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Artwork removed from Delta Hospital following Fraser Health policy change
The walls where colourful paintings once hung in Delta Hospital are now bare, following an organization-wide policy change by Fraser Health regarding art.
Lorna Wladichuk of the South Delta Artists Guild said she helped remove about 25 paintings last week with fellow guild member Barb McCurdy.
She said hospital visitors and residents have asked her when the paintings will return but she's had to tell them she doesn't know.
"I know that I was upset, and so were a lot of other people, that we were taking the paintings down," she said.
The change is based on a new policy from Fraser Health, approved in February and introduced to the Delta Hospital Auxiliary in August.
Lea Price, another member of the guild, said she has obtained the nine page document from Fraser Health explaining the new policy.
One of the new rules reads, "Artwork on display in public and patient care areas must be reviewed and approved by the appropriate committee and must meet the Fraser Health Authority artwork content guidelines."
Price said that artwork will now be accepted only if they can be sold following a period of display with the proceeds going toward the hospital foundation. She said it's unfortunate that it can't be there merely for therapeutic purposes.
"I've been a patient there quite a few times, walking up and down the aisles because there's literally nothing else you can do, it just makes you feel a little better," she said.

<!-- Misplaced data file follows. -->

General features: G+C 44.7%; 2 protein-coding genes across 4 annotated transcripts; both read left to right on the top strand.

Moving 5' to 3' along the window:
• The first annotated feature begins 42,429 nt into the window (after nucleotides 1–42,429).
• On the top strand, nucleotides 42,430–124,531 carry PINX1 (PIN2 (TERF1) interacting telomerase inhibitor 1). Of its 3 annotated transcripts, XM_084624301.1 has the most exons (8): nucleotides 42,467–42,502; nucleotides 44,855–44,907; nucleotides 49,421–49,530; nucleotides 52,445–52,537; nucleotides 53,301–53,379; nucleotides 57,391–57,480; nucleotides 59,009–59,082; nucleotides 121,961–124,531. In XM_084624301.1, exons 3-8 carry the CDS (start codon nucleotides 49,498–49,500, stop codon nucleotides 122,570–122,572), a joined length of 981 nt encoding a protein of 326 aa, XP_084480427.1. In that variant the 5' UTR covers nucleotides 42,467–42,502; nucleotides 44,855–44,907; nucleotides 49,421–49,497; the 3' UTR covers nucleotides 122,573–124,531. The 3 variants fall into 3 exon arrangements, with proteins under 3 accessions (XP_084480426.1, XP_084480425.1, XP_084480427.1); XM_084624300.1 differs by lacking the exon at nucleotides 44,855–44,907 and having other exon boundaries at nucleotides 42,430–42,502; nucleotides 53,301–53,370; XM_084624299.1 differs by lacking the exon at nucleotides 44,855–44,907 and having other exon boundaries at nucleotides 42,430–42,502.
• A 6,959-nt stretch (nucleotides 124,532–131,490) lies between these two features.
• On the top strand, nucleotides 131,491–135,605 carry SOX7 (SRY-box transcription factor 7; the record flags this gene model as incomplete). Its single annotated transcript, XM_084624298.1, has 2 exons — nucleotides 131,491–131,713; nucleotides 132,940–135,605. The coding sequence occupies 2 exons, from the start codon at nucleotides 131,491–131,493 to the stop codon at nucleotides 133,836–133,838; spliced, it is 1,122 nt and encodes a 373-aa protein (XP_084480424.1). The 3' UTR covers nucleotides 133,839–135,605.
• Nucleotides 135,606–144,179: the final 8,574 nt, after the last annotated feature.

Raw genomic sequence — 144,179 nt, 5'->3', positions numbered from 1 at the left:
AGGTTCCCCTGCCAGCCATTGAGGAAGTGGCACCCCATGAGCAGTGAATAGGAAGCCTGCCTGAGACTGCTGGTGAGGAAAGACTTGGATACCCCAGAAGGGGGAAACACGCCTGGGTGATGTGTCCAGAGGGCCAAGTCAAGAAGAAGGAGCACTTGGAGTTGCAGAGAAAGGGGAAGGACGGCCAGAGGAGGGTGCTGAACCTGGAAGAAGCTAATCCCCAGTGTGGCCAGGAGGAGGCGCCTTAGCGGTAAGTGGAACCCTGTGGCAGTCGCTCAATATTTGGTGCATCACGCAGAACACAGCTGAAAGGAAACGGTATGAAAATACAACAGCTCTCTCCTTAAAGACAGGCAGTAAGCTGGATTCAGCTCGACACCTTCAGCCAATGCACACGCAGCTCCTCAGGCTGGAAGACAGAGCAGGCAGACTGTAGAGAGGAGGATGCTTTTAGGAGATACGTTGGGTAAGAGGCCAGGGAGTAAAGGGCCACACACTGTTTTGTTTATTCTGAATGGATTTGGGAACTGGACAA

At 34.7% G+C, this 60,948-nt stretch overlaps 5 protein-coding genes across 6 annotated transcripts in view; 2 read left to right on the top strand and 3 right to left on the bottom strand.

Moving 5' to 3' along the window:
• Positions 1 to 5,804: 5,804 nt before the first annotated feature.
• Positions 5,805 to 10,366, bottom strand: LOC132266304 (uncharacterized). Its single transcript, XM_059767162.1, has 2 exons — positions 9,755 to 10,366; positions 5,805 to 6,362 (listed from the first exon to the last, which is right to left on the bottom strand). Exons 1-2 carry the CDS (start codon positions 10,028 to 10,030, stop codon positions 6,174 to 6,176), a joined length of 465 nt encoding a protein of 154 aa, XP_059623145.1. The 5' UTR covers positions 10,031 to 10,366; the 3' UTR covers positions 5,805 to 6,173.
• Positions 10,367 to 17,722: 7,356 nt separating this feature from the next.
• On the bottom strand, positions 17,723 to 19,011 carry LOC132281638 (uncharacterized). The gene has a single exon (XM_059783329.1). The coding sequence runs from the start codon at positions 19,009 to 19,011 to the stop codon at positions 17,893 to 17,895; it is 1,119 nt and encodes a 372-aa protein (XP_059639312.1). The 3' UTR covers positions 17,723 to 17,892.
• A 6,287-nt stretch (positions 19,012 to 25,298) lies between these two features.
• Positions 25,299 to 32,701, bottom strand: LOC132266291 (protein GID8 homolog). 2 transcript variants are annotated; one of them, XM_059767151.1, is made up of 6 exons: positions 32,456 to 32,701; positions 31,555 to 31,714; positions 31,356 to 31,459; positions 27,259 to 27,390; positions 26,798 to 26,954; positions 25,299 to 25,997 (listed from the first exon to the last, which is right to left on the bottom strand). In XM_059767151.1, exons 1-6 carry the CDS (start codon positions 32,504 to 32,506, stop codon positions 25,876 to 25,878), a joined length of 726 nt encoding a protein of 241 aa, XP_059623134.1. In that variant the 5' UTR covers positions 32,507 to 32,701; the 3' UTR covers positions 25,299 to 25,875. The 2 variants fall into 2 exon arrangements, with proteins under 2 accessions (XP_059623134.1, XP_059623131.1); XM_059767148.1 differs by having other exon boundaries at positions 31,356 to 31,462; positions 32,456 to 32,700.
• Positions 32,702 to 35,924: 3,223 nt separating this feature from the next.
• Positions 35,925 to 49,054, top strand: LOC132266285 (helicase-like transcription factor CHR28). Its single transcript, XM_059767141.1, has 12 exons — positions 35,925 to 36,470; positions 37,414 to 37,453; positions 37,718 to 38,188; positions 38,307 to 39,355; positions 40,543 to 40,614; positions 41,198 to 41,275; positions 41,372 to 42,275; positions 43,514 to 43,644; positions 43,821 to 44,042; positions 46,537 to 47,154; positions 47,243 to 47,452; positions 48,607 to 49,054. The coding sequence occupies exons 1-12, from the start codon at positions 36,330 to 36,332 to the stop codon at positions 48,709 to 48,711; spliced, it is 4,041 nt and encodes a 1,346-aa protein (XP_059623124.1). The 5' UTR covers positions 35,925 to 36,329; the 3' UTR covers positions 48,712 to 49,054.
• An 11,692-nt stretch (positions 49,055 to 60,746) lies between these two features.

An informal agreement between the Delta Hospital Auxiliary and the guild has been in place for more than 15 years.
The paintings that are for sale offer 10 per cent of the proceeds to the auxiliary, five per cent to the guild, and the rest to the artist.
McCurdy said the auxiliary spends a lot of money on the care and comfort of patients, families, caregivers and staff and considers the display of artwork as being therapeutic to all. She said art has a place in patient therapy, as does music, which is also sponsored by the auxiliary.
Volunteers from the guild typically change the displays every three to four months and are responsible for the general care and cleanliness of the work. According to the new policy, artwork will now have to be displayed behind glass, to protect against the transmission of disease.
"The community of Delta, which includes all of its artists, has a sense of ownership in its hospital," said McCurdy. "They built it, fought to keep it open, support it financially and are reluctant to transfer benefits to the health authority when it comes to community issues that do not involve actual health care."
McCurdy said appreciation, not monetary reward, has been the greatest reward artists receive for displaying the works.
"This is the viewer’s loss and will not be replaced by five or so paintings behind glass that the committee feels will 'enhance the therapeutic environment,'" she said.
Tasleem Juma, a spokesperson for Fraser Health, said she understands the artwork has always been a source of pride for the artists, auxiliary, and hospital.
"The objective remains the same–to maintain that relationship of co-creating an environment that is aesthetically pleasing but also therapeutic within the hospital," she said.
Juma said there will be discussions between the hospital and artists guild to work out which paintings will return.
"The goal is to maintain the relationship while respecting the new policy that the hospital also has to take into consideration," she said. "So, it's finding a balance between the two."
But McCurdy isn't sure that will happen. Since the criteria includes that artwork must be juried by a committee, approved as appropriate, covered in glass, must be for sale or donated, she said the terms may be too onerous for the guild.
"If artists wish to comply with the new terms on an individual basis they are free to do so and can be supplied with the new guidelines," she said.